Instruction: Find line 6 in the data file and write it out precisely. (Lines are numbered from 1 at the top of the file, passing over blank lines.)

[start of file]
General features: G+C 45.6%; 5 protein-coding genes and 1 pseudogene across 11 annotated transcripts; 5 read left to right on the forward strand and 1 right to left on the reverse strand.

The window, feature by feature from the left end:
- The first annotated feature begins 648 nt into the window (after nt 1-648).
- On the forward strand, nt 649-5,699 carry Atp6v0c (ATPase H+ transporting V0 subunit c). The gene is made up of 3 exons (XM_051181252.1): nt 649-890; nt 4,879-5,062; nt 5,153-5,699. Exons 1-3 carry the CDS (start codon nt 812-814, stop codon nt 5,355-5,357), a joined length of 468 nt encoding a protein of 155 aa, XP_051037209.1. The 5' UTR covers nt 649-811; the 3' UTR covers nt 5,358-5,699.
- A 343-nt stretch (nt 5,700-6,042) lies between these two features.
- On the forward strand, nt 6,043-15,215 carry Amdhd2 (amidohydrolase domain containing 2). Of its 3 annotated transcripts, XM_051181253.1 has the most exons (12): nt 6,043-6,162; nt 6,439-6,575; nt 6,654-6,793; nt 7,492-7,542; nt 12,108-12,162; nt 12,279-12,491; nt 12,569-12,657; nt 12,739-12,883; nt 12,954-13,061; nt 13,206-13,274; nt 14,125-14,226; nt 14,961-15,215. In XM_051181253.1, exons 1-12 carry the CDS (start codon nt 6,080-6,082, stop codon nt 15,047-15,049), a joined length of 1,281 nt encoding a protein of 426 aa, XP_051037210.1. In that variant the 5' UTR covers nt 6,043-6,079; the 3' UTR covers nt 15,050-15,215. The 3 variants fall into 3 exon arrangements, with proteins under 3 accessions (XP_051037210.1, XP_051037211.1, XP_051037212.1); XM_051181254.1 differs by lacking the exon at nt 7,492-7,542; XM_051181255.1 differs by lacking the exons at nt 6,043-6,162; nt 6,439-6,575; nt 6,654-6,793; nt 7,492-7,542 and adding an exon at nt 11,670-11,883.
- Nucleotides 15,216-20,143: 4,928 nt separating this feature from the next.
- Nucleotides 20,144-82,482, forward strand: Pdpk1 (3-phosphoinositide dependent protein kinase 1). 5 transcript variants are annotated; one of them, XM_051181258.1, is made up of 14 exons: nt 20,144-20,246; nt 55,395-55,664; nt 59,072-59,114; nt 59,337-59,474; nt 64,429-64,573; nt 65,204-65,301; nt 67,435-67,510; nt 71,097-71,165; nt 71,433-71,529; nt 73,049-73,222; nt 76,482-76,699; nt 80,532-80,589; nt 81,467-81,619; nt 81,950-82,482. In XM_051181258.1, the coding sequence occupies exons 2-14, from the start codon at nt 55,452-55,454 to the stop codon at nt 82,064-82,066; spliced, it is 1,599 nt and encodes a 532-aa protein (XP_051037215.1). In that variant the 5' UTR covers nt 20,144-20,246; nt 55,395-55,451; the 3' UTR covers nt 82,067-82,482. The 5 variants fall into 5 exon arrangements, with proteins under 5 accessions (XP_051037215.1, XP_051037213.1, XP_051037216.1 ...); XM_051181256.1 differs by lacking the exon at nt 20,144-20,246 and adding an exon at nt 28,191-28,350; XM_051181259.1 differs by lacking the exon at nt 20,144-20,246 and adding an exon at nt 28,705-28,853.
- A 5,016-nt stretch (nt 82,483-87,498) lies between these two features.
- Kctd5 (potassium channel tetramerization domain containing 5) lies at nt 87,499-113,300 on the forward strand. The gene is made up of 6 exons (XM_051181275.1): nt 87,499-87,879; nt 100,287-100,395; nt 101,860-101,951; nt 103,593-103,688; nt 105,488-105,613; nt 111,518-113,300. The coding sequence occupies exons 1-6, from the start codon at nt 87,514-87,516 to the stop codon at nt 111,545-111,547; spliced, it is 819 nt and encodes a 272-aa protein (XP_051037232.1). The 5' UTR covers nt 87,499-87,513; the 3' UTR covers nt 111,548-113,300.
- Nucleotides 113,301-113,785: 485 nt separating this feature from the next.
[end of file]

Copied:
- On the forward strand, nt 6,043-15,215 carry Amdhd2 (amidohydrolase domain containing 2). Of its 3 annotated transcripts, XM_051181253.1 has the most exons (12): nt 6,043-6,162; nt 6,439-6,575; nt 6,654-6,793; nt 7,492-7,542; nt 12,108-12,162; nt 12,279-12,491; nt 12,569-12,657; nt 12,739-12,883; nt 12,954-13,061; nt 13,206-13,274; nt 14,125-14,226; nt 14,961-15,215. In XM_051181253.1, exons 1-12 carry the CDS (start codon nt 6,080-6,082, stop codon nt 15,047-15,049), a joined length of 1,281 nt encoding a protein of 426 aa, XP_051037210.1. In that variant the 5' UTR covers nt 6,043-6,079; the 3' UTR covers nt 15,050-15,215. The 3 variants fall into 3 exon arrangements, with proteins under 3 accessions (XP_051037210.1, XP_051037211.1, XP_051037212.1); XM_051181254.1 differs by lacking the exon at nt 7,492-7,542; XM_051181255.1 differs by lacking the exons at nt 6,043-6,162; nt 6,439-6,575; nt 6,654-6,793; nt 7,492-7,542 and adding an exon at nt 11,670-11,883.